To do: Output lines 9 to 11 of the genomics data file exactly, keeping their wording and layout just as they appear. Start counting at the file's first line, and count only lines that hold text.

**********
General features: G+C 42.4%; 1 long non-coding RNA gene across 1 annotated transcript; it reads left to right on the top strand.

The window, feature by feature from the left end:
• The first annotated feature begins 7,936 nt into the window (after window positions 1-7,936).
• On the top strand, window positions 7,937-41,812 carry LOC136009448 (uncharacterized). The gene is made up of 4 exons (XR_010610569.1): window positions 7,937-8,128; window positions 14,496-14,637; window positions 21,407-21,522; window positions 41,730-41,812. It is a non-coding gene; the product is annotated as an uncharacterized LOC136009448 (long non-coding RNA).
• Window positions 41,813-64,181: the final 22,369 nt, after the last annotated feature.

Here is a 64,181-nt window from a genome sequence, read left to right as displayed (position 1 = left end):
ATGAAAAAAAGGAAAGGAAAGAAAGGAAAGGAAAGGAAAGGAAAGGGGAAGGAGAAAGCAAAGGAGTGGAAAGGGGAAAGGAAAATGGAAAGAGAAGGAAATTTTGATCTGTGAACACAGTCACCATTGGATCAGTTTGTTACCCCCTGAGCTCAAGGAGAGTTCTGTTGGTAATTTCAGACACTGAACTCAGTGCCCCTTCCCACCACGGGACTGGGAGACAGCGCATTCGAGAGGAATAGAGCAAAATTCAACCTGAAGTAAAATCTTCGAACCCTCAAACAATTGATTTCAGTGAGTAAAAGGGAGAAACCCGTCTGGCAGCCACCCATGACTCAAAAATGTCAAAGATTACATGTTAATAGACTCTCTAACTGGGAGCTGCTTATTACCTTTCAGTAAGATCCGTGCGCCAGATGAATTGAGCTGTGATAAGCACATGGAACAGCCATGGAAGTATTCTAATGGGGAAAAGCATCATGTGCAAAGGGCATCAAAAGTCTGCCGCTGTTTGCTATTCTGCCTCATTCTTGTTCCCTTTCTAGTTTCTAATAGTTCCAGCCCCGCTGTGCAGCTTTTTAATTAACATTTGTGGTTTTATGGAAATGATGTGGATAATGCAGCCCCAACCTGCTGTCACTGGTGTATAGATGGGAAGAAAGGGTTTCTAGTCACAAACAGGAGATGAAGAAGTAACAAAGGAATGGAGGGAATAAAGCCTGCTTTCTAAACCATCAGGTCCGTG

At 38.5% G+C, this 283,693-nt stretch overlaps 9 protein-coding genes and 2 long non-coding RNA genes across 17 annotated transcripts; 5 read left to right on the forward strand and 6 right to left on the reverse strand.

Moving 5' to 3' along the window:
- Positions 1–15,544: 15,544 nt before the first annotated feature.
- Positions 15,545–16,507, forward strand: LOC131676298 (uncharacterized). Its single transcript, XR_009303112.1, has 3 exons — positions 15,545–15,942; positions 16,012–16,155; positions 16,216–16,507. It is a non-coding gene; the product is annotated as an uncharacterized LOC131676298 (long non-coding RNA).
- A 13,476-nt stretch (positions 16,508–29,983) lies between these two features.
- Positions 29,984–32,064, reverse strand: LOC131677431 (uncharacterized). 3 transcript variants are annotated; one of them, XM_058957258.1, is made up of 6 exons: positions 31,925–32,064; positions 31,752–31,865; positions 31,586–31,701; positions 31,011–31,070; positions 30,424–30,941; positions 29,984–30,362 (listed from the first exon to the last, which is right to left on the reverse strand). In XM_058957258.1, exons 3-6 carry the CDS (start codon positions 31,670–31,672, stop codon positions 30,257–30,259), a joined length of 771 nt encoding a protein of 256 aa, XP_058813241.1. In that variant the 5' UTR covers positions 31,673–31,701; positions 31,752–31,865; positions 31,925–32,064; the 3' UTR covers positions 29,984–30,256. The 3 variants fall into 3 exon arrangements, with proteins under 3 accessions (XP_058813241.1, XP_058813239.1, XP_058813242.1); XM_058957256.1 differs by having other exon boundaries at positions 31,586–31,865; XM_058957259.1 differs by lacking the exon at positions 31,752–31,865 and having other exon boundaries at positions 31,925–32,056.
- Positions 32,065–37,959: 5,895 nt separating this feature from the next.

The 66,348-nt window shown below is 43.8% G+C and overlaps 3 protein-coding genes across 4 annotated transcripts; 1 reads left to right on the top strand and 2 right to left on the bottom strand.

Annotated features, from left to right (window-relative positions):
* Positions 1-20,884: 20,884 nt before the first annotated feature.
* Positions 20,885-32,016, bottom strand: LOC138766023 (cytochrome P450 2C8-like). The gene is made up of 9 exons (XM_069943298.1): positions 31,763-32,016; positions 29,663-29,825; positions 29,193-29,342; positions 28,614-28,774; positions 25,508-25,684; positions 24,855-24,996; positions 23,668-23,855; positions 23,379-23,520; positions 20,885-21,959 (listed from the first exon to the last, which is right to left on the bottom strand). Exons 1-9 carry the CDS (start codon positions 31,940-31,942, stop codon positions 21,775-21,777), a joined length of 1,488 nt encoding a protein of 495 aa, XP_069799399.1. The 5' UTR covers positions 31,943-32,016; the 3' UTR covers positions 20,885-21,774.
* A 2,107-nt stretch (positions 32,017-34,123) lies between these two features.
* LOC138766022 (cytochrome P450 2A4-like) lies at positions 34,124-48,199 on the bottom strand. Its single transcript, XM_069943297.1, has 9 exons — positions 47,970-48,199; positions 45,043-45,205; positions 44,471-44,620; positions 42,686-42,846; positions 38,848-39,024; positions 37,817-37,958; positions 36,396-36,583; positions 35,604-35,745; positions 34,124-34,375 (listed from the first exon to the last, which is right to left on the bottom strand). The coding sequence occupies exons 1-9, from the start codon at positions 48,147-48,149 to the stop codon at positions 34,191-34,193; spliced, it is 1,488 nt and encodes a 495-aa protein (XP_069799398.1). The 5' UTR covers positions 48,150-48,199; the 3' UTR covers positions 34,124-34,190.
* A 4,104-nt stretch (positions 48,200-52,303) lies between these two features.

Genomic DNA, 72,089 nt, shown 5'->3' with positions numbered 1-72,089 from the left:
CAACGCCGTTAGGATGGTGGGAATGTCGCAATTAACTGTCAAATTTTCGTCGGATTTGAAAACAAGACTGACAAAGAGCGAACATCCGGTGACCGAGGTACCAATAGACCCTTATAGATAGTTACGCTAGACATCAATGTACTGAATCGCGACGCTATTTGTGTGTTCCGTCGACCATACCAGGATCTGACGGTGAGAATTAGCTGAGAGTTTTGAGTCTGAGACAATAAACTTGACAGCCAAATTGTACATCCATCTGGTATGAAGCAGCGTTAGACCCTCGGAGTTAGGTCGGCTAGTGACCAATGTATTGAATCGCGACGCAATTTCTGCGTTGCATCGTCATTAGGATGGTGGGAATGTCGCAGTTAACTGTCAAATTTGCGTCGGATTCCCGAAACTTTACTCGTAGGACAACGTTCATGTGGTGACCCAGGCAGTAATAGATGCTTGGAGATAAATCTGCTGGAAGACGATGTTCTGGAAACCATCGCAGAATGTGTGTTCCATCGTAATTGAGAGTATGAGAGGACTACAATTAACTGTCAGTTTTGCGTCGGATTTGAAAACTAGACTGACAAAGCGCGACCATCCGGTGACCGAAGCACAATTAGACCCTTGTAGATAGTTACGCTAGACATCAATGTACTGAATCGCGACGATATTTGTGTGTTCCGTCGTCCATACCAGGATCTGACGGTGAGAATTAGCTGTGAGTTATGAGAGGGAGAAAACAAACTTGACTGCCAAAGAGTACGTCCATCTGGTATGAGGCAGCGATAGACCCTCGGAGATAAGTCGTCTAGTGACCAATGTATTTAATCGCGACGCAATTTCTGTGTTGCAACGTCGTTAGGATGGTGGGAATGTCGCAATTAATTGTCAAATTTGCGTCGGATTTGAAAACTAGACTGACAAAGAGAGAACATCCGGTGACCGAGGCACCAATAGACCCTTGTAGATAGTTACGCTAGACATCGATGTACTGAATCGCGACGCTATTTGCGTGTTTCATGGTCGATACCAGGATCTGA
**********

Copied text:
Moving 5' to 3' along the window:
- Positions 1–15,544: 15,544 nt before the first annotated feature.
- Positions 15,545–16,507, forward strand: LOC131676298 (uncharacterized). Its single transcript, XR_009303112.1, has 3 exons — positions 15,545–15,942; positions 16,012–16,155; positions 16,216–16,507. It is a non-coding gene; the product is annotated as an uncharacterized LOC131676298 (long non-coding RNA).